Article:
Below is a list of the main IT solutions services that we provide:
Below we set out replies to the questions we are asked most often around IT software.
What is a managed service contract?
A Managed Service Contract, or Managed Service Agreement (often abbreviated to MSA) is a contract under which a business outsources the responsibility for maintaining its IT systems to a third party.
It is often contrasted with the break/fix outsourcing model where a service provider performs on-demand services only when needed and requested by the client business because something has gone wrong.
Services provided under an MSA may well require the provider to respond to requests on demand because things have broken, but the services will typically include ongoing monitoring of software and hardware, proactive updating and patching of systems, virus checking, conducting back-ups and other services to minimise the occurrence of problems before they happen.
A Managed Service Agreement can also be contrasted with a Master Services Agreement. The latter is a master contract with terms that govern multiple separate contracts made under it, for multiple separate projects. Usually each project is governed by a “Statement of Work” (often abbreviated to SOW).
Managed Service Agreements typically contain a list of the services that the service provider will perform and, for some of those services, it will include service levels – setting the standard to which the services will be performed. Therefore, sometimes, MSA’s might be casually referred to a Service Level Agreements or “SLA’”s. The schedule of an MSA that contains the service levels might also be called the “SLA”.
What is waterfall methodology in software development?
This model is a sequential style of software development that breaks down project activities into linear stages. These stages are followed successively, where each project phase depends on the deliverables of the previous one, hence the concept of a ‘waterfall’. There tends to be a series of initial phases of analysis and design to establish the full scope of work, before moving on to the build phase, system and user testing, acceptance, go live and maintenance. In between phases, a deliverable is expected and/or a document is signed off. All phases are passed through and completed only once, so all requirements are gathered as much as possible at the start to provide the information in creating the scope of work, plans, schedules, budget, and resources. This type of development is driven by clear planning and delivery milestones, so any changes after the project has started would offset the original plan and require a restart.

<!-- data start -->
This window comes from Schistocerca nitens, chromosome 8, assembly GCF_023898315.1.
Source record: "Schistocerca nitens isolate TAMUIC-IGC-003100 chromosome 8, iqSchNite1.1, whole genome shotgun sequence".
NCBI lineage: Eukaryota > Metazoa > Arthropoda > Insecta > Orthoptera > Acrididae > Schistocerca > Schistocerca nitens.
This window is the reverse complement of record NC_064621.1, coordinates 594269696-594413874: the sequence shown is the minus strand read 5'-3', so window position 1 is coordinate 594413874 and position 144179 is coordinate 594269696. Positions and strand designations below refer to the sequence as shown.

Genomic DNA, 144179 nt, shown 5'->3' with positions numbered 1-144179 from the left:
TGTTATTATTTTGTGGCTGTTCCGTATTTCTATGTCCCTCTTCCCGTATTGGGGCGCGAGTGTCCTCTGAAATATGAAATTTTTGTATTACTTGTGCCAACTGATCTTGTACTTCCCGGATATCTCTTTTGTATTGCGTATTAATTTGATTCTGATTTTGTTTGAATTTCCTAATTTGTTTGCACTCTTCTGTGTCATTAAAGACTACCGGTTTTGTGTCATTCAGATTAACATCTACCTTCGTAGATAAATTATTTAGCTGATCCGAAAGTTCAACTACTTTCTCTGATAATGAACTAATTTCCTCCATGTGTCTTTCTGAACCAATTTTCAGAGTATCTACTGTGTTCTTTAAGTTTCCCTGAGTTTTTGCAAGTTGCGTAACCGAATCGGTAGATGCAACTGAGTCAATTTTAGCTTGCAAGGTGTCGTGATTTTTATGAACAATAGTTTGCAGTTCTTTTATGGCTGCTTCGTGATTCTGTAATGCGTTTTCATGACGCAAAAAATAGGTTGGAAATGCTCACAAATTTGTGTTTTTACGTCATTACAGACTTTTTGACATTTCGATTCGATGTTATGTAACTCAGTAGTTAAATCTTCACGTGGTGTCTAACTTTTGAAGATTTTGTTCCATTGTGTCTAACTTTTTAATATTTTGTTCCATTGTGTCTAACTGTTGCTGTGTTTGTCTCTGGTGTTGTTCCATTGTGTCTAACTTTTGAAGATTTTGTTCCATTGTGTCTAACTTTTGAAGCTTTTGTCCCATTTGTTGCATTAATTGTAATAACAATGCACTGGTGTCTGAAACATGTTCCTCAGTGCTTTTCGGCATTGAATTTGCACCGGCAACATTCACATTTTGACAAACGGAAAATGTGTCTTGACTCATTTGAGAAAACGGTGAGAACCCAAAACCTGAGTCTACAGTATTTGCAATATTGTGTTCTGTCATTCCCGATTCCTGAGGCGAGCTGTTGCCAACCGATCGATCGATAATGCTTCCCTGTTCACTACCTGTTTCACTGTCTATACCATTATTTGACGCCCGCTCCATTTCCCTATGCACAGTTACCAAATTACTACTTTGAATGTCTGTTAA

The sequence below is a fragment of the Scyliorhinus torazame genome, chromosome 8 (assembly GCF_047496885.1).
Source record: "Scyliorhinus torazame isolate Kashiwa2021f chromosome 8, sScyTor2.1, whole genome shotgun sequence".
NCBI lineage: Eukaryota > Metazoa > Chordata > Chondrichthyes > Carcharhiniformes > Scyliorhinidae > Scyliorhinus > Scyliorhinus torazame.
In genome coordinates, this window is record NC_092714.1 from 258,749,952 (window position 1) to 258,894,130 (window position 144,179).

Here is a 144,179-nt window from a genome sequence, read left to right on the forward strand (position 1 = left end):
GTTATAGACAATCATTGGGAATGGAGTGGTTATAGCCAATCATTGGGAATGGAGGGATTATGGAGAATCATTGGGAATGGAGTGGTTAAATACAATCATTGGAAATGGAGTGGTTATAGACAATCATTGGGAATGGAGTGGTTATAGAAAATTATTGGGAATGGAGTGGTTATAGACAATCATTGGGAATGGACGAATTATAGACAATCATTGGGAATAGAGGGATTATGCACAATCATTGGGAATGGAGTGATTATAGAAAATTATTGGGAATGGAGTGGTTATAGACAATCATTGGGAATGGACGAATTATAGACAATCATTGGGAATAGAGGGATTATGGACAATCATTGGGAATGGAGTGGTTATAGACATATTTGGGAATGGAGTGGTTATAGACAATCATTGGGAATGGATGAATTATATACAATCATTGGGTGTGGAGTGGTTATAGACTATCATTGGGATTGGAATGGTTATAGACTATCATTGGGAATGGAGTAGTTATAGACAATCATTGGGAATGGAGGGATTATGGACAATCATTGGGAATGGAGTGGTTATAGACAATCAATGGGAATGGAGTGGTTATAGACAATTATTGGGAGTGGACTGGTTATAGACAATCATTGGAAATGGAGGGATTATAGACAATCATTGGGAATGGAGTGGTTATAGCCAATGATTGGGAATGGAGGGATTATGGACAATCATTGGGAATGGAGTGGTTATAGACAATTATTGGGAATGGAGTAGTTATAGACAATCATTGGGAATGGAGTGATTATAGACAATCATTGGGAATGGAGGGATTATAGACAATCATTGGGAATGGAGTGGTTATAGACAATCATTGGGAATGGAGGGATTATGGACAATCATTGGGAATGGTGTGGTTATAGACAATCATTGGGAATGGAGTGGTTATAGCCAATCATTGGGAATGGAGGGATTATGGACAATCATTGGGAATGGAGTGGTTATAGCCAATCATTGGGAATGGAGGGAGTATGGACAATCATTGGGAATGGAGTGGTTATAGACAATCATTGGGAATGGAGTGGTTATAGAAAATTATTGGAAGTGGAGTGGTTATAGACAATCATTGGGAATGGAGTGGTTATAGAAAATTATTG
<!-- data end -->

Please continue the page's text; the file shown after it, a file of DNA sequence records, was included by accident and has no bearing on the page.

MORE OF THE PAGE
This linear methodology has benefits – it approaches the design of the system as a whole; it has a defined scope of work which means that there is clarity and transparency on development resource for the developer and subsequently cost for the customer; progress can be measured in terms of milestones and projects should stay on track in terms of delivery dates.
However, for others (both customers and developers alike) this approach is too structured, defined requirements can stifle innovation, it does not readily permit change and flexibility and as a result, particularly because testing only comes at the end of the project, the development runs the risk of becoming governed by the process rather than the customer’s wishes. Also, there is a danger that the development can end up costing more than originally envisaged; even though stakeholders may be confident that they know exactly what they require, their needs may change throughout the development process. By defining pre-requisites in the beginning, this makes adjusting to new changes more difficult to manage and implement and overall more costly. In the Waterfall methodology, all requirements must be completely documented and approved before any development can occur. This means that a lot of the work is done before moving onto the building phase and of course, this can either be beneficial or detrimental to the project’s success.